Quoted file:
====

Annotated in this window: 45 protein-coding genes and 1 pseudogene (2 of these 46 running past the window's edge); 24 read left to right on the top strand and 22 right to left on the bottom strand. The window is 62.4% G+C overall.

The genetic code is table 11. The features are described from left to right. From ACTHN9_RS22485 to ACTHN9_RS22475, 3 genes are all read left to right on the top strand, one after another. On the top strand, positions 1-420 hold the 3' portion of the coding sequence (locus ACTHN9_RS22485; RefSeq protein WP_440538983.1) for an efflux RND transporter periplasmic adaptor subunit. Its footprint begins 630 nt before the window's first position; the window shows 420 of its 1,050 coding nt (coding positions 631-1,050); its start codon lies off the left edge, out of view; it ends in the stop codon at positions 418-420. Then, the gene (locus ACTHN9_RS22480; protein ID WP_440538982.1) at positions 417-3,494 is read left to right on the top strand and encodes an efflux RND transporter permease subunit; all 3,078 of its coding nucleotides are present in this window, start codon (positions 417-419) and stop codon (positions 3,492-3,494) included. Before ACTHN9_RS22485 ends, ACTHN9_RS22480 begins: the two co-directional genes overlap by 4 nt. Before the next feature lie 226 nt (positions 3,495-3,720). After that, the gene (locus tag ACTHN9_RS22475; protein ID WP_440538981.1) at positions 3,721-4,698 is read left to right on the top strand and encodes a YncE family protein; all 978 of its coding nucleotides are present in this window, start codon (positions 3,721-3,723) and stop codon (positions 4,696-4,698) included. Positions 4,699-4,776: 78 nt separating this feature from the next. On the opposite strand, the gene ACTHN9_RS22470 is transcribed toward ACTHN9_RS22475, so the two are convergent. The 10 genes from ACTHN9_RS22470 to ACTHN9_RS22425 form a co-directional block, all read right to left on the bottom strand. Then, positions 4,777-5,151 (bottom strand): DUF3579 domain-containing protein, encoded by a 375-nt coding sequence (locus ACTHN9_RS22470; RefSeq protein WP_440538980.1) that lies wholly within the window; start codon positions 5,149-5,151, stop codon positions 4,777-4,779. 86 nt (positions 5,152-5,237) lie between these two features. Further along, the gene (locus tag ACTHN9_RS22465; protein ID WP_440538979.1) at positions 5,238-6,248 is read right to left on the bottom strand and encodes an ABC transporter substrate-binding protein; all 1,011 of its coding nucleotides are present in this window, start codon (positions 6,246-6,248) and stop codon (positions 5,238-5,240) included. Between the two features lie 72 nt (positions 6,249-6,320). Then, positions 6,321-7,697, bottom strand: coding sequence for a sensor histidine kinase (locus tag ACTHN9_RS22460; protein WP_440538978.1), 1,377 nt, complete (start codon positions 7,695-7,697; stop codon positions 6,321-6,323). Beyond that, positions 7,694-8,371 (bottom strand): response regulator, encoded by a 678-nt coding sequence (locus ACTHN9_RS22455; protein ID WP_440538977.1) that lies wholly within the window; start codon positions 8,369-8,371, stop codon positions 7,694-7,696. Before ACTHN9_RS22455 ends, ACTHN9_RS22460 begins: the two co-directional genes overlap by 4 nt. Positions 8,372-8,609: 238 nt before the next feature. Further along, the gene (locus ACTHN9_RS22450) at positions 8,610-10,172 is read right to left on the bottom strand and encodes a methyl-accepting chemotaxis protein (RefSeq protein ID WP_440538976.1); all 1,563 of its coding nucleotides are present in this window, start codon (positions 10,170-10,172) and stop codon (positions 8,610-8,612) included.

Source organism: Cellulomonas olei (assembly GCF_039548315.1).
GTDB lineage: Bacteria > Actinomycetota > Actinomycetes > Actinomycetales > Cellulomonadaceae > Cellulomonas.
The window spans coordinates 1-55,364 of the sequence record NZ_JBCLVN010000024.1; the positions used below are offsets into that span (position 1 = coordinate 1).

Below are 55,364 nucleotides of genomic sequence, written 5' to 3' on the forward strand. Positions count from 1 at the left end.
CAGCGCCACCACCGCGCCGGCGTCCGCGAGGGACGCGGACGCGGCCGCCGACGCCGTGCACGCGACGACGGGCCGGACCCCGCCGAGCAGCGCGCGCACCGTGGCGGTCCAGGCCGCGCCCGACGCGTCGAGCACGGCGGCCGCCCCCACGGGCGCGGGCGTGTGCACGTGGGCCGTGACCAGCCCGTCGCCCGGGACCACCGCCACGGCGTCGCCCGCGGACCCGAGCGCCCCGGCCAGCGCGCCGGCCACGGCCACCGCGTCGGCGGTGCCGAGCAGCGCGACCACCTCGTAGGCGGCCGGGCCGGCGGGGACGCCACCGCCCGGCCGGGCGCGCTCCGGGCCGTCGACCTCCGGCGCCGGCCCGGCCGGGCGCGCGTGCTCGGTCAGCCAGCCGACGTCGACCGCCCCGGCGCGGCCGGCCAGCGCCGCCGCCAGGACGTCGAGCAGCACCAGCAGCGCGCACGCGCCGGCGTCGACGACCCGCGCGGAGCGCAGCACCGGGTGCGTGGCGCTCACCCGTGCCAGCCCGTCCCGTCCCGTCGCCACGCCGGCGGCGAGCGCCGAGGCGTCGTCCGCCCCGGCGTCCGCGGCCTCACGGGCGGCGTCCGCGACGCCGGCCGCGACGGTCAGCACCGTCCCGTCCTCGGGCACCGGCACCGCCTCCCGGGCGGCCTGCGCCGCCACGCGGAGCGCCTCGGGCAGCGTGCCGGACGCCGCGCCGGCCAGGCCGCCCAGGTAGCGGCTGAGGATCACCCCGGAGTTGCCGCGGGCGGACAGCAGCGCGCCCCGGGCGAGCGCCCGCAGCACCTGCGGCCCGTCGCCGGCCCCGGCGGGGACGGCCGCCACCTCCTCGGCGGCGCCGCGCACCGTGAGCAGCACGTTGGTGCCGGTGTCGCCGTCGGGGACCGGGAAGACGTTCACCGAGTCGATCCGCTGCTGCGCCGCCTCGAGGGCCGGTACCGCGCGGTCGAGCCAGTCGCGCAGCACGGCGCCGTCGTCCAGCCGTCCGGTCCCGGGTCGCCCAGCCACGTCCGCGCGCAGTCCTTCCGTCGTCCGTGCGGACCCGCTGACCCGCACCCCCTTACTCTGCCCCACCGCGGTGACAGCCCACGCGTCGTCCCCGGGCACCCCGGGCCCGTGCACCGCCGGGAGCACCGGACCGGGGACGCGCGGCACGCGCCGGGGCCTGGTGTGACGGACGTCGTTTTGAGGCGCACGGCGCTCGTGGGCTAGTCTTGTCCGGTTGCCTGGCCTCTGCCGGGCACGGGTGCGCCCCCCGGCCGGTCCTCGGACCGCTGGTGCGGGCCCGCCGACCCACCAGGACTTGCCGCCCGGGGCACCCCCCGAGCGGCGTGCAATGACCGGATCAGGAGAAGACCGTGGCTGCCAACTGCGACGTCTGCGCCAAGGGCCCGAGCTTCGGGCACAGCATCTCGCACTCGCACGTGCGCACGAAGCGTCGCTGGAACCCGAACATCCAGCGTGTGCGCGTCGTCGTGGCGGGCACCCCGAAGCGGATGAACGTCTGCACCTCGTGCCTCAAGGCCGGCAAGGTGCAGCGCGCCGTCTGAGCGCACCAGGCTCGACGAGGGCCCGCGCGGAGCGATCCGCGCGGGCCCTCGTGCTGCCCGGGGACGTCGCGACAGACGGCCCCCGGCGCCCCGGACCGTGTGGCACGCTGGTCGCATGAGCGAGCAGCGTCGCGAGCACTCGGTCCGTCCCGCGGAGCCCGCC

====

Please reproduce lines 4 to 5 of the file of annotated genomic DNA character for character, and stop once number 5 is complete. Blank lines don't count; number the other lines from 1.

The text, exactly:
GTDB lineage: Bacteria > Actinomycetota > Actinomycetes > Actinomycetales > Cellulomonadaceae > Cellulomonas.
The window spans coordinates 1-55,364 of the sequence record NZ_JBCLVN010000024.1; the positions used below are offsets into that span (position 1 = coordinate 1).